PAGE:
There are quite a bit of papers that suggest that the BSN should be the starting point of entry. Yet, none offered a solid reason why it should be. It just seems like-to me, anyway-that they suggest the BSN as entry simpy because it can't hurt, or because "More education is always good." I just couldn't believe how so many "Independent studies" support the BSN yet can't find a reason to back their support up. Or if they do have a good reason, they are reluctant to share it. (BTW, I didn't include the sites here, but all you really have to do is google ADN VS BSN and they will pop up). One of the sites provided by another poster did indeed have one line that claimed that surveys showed that ADN Nurses (didn't specify new grad here) were more than 9x more prone to violations than BSN Nurses. Again though, nothing was offered to back that up. they just say "Surveys of disciplined nurses state that ADN trained Nurses are more likely to screw up." In fact this was everything that long article said that directly condemned the ADN Nurse "The survey also revealed that nurses who had only an associate degree as their basic preparation were more than nine times as likely as those with a bachelor of science degree to be charged with violations." This was the total of the "evidence" used to back up the ADN being incompetent as an entry point claim. And not that I'm just looking to pick apart anything that does not agree with my stance, but even if these surveys do exist, they were filled out by Nurses who were considered "Disciplined-meaning that they were at least having twice as many violations as the average-and were likely looking for whatever excuse they could think of to take some blame off of themselves. Not saying this is absolute, but does deserve consideration.

    To be fair, The article did say that BSN grads were better versed in Critical thinking, but when I looked up the BSN degree sheet online (UNLV) I saw no real classes that I would think would help my critical thinking skills. At least not anything that wasn't covered by my school's ADN program. But then again, one thing that ALL the Pro BSN articles did have in common was that the BSN grads were better critical thinkers. So is it true? I dunno, maybe. But I'm just not seeing it by looking at the degree sheet. Perhaps a combination of their classes leads to these better critical thinking skills? It's possible.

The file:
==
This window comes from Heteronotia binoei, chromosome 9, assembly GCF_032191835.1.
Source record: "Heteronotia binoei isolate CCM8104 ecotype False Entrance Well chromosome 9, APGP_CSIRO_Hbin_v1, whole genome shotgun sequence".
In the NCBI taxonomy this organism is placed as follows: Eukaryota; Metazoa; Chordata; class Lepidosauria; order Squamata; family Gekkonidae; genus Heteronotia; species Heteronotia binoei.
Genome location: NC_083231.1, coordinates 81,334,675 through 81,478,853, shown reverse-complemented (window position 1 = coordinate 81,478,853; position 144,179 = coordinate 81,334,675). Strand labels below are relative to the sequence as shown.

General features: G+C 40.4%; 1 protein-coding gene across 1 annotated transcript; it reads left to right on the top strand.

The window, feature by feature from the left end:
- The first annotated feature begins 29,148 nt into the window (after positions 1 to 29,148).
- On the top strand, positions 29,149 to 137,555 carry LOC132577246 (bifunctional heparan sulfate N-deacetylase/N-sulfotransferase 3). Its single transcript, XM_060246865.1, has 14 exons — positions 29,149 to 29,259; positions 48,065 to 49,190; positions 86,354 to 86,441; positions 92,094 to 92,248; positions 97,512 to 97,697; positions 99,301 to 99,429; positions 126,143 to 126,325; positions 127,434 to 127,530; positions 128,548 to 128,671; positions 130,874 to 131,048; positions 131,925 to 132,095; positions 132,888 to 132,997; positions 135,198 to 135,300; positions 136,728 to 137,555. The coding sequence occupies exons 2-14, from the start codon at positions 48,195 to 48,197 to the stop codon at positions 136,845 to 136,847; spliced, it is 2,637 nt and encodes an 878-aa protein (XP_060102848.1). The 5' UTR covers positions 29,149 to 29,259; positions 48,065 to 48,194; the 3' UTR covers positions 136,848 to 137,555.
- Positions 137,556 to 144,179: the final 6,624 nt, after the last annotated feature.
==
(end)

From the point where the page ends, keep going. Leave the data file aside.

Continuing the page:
PMFB-RN likes this.
  13. Visit  redhead_NURSE98! profile page
    2
    Quote from PRICHARILLAisMISSED
    Ok...I've looked at some of the suggested sites, as well as done a little research of my own on this matter. This is what I've found so far...

    One of the sites provided by another poster did indeed have one line that claimed that surveys showed that ADN Nurses (didn't specify new grad here) were more than 9x more prone to violations than BSN Nurses. Again though, nothing was offered to back that up. they just say "Surveys of disciplined nurses state that ADN trained Nurses are more likely to screw up." In fact this was everything that long article said that directly condemned the ADN Nurse "The survey also revealed that nurses who had only an associate degree as their basic preparation were more than nine times as likely as those with a bachelor of science degree to be charged with violations." This was the total of the "evidence" used to back up the ADN being incompetent as an entry point claim. And not that I'm just looking to pick apart anything that does not agree with my stance, but even if these surveys do exist, they were filled out by Nurses who were considered "Disciplined-meaning that they were at least having twice as many violations as the average-and were likely looking for whatever excuse they could think of to take some blame off of themselves. Not saying this is absolute, but does deserve consideration.
    I wonder if that might have anything to do with ADN nurses spending more time at the bedside instead of sitting behind a desk? The risks of sitting behind a desk are rather low...
    PMFB-RN and PRICHARILLAisMISSED like this.
  14. Visit  PRICHARILLAisMISSED profile page
    2
    Oh, not that it's extremely relevant, but another thing that EVERY report I researched had in common was that the MAIN factor in high mortality and violation rates was ALWAYS MOST affected by ridiculous Nurse to Patient ratios. The way they made it sound (and It is likely to be true) is that just adding 2 Nurses per shift would be a tremendous help. If this is true then I just don't see why it isn't being done. I percentage wise, how badly would this hurt most hospitals bottom lines?
    redhead_NURSE98! and tewdles like this.